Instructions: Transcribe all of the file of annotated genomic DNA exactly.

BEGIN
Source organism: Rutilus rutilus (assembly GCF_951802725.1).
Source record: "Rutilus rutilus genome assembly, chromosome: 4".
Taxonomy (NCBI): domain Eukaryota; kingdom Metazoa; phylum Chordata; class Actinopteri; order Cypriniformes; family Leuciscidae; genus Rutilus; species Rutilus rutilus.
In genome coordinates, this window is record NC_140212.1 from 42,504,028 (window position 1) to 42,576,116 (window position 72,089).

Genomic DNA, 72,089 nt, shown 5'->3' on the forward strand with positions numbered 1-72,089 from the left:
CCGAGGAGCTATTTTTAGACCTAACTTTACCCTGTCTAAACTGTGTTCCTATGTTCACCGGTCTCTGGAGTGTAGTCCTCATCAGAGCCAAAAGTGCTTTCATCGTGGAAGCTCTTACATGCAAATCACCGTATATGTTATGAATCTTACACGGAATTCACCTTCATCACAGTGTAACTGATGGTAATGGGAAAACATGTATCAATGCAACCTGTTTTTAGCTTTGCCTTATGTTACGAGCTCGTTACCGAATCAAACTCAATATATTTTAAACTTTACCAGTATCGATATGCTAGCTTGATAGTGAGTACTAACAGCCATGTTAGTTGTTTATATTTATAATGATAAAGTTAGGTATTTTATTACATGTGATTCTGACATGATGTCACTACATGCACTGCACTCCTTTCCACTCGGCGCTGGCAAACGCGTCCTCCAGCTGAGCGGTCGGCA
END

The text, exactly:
Source organism: Rutilus rutilus (assembly GCF_951802725.1).
Source record: "Rutilus rutilus genome assembly, chromosome: 4".
Taxonomy (NCBI): domain Eukaryota; kingdom Metazoa; phylum Chordata; class Actinopteri; order Cypriniformes; family Leuciscidae; genus Rutilus; species Rutilus rutilus.
In genome coordinates, this window is record NC_140212.1 from 42,504,028 (window position 1) to 42,576,116 (window position 72,089).

Genomic DNA, 72,089 nt, shown 5'->3' on the forward strand with positions numbered 1-72,089 from the left:
CCGAGGAGCTATTTTTAGACCTAACTTTACCCTGTCTAAACTGTGTTCCTATGTTCACCGGTCTCTGGAGTGTAGTCCTCATCAGAGCCAAAAGTGCTTTCATCGTGGAAGCTCTTACATGCAAATCACCGTATATGTTATGAATCTTACACGGAATTCACCTTCATCACAGTGTAACTGATGGTAATGGGAAAACATGTATCAATGCAACCTGTTTTTAGCTTTGCCTTATGTTACGAGCTCGTTACCGAATCAAACTCAATATATTTTAAACTTTACCAGTATCGATATGCTAGCTTGATAGTGAGTACTAACAGCCATGTTAGTTGTTTATATTTATAATGATAAAGTTAGGTATTTTATTACATGTGATTCTGACATGATGTCACTACATGCACTGCACTCCTTTCCACTCGGCGCTGGCAAACGCGTCCTCCAGCTGAGCGGTCGGCA